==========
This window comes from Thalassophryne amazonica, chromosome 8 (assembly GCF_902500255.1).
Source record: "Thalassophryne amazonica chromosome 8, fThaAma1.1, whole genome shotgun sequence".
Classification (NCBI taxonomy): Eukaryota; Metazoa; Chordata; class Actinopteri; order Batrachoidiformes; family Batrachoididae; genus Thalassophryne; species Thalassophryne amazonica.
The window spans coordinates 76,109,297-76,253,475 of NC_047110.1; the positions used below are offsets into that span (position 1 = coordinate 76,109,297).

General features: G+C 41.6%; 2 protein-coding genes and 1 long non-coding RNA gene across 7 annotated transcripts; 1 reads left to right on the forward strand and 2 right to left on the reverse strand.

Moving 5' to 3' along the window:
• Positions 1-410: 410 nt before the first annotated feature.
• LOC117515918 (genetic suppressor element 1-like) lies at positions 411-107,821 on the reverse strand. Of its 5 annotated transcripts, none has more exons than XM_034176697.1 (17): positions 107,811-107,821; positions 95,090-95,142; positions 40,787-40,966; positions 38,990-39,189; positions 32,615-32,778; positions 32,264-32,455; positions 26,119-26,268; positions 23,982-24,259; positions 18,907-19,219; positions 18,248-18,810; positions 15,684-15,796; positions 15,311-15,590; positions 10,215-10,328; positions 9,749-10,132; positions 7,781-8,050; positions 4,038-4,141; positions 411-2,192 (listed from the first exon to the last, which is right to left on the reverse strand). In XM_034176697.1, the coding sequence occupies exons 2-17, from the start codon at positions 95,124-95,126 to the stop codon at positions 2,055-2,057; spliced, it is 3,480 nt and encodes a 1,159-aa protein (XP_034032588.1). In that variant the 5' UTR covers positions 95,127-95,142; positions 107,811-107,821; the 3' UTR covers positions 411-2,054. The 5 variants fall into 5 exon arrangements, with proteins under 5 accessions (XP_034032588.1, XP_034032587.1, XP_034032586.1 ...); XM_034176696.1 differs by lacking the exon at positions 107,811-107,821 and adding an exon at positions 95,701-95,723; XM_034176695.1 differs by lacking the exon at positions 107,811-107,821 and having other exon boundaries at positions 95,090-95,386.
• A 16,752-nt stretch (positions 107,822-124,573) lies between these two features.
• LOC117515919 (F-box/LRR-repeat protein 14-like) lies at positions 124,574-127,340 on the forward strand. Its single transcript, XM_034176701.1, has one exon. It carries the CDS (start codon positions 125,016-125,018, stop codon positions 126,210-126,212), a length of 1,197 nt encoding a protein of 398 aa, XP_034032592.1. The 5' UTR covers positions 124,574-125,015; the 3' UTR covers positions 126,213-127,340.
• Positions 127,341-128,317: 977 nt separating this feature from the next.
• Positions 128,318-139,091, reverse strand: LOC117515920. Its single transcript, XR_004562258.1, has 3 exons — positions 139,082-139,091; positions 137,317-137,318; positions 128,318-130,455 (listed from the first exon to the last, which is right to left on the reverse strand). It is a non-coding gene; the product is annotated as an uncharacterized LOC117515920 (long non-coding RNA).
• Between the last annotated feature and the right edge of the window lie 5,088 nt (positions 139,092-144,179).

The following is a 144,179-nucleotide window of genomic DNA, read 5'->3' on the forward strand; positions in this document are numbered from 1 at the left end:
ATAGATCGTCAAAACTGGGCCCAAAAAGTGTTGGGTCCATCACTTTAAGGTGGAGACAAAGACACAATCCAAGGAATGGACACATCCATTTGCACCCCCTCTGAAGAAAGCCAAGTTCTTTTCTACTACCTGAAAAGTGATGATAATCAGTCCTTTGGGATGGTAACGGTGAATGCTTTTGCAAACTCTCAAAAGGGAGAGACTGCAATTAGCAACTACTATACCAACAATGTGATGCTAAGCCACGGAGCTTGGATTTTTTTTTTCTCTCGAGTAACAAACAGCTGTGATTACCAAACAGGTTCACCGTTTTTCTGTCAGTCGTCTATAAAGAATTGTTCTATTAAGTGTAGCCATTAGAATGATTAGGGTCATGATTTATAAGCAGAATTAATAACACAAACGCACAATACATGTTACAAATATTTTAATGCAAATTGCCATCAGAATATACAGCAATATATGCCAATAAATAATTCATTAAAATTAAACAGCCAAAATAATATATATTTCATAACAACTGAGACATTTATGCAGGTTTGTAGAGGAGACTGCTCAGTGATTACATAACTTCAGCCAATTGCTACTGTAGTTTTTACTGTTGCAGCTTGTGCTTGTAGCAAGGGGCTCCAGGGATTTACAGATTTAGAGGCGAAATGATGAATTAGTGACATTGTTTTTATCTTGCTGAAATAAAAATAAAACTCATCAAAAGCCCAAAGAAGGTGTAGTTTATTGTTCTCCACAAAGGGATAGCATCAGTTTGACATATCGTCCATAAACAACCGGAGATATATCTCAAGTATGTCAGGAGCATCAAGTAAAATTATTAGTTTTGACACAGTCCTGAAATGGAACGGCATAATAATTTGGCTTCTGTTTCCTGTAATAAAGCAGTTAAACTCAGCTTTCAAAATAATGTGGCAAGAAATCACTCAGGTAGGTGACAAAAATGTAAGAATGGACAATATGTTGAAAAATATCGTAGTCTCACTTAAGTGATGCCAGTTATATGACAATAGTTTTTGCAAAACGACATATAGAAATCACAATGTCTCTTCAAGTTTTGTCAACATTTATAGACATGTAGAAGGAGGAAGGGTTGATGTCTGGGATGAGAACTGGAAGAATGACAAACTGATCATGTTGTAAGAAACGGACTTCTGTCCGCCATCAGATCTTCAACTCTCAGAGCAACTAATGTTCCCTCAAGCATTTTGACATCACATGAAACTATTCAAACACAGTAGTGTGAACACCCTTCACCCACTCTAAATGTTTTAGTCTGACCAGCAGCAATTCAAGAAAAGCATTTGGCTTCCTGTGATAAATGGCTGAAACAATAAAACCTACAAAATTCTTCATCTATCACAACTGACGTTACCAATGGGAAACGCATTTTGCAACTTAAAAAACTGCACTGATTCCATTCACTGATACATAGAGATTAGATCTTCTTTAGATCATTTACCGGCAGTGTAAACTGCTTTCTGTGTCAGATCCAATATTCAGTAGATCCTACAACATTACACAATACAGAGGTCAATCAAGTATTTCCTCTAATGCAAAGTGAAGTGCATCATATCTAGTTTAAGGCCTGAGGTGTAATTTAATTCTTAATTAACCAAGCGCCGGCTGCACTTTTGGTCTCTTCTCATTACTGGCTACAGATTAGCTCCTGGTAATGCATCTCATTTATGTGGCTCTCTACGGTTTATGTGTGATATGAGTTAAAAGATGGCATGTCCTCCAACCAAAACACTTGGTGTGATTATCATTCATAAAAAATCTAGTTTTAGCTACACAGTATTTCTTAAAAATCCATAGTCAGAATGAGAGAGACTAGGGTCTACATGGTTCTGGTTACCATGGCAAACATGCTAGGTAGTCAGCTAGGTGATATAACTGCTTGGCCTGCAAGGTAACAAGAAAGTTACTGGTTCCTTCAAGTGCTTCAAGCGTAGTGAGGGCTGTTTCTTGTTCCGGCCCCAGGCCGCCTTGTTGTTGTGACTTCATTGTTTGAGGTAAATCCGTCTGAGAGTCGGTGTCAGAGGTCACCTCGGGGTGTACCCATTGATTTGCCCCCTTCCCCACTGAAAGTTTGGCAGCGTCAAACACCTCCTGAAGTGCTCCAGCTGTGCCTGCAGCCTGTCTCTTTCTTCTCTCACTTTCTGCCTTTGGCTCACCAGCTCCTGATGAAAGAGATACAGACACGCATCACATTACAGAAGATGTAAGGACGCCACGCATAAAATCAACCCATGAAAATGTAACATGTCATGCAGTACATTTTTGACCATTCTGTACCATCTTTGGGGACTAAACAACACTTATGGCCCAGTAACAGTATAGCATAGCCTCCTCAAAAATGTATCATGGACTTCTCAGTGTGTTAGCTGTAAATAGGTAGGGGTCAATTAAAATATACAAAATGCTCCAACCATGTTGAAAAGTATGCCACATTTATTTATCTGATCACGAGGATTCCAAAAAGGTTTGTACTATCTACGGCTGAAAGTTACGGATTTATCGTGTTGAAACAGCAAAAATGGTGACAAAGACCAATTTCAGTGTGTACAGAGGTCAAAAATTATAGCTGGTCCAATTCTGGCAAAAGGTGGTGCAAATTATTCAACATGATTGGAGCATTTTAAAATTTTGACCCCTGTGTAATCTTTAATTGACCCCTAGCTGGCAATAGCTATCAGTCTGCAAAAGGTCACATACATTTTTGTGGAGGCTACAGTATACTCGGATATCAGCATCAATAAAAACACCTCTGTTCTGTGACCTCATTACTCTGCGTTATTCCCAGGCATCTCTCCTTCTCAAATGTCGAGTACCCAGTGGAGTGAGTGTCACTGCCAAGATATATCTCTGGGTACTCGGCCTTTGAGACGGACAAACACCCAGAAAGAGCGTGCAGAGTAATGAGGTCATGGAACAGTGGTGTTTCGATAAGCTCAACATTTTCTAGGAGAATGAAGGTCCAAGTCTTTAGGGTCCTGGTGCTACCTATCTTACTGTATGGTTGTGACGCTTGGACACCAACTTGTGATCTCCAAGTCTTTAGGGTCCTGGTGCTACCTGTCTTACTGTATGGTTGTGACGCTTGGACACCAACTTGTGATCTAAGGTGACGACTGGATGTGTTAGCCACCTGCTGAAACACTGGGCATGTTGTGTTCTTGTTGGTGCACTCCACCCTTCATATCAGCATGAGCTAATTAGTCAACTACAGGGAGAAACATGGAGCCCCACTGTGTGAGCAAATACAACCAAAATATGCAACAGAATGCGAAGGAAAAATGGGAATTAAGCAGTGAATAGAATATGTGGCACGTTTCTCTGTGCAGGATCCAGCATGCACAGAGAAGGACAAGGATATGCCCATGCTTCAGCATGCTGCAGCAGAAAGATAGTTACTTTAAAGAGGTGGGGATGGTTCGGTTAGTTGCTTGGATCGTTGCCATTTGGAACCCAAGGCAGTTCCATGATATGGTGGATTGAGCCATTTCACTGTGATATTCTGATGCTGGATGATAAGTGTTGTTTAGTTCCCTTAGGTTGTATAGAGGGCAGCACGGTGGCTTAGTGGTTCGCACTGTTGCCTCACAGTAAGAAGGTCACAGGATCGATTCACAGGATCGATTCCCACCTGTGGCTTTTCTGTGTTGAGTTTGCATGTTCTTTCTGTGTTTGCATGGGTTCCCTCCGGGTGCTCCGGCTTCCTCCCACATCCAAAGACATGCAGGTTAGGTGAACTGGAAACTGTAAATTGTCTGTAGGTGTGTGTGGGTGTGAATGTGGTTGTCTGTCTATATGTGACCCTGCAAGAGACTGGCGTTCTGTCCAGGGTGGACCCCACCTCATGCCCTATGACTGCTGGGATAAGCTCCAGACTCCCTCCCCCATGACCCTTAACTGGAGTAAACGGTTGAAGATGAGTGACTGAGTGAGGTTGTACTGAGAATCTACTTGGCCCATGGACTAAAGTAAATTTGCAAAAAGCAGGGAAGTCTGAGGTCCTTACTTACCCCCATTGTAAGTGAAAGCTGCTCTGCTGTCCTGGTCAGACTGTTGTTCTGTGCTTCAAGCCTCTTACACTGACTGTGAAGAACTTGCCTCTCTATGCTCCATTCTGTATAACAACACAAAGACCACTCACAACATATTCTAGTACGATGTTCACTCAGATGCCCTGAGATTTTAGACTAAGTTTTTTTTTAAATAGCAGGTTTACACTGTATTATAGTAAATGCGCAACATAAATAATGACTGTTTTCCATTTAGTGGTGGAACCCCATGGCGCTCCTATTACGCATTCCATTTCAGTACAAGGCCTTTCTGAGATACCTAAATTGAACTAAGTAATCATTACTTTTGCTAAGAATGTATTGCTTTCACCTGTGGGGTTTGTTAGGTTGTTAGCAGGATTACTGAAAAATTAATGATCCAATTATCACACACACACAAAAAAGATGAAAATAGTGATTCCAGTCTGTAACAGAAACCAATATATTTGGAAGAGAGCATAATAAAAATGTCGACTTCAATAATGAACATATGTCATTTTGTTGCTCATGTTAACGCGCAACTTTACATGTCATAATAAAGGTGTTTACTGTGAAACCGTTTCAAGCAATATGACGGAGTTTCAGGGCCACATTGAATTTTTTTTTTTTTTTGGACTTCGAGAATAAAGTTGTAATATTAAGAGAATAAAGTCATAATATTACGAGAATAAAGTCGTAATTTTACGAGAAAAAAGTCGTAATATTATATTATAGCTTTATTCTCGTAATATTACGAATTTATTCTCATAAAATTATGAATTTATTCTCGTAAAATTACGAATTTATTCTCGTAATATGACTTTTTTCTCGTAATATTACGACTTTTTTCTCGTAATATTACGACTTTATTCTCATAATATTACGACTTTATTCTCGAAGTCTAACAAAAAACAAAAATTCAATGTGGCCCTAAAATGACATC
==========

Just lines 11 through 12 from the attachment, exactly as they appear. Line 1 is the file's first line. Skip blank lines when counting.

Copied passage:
• Positions 127,341-128,317: 977 nt separating this feature from the next.
• Positions 128,318-139,091, reverse strand: LOC117515920. Its single transcript, XR_004562258.1, has 3 exons — positions 139,082-139,091; positions 137,317-137,318; positions 128,318-130,455 (listed from the first exon to the last, which is right to left on the reverse strand). It is a non-coding gene; the product is annotated as an uncharacterized LOC117515920 (long non-coding RNA).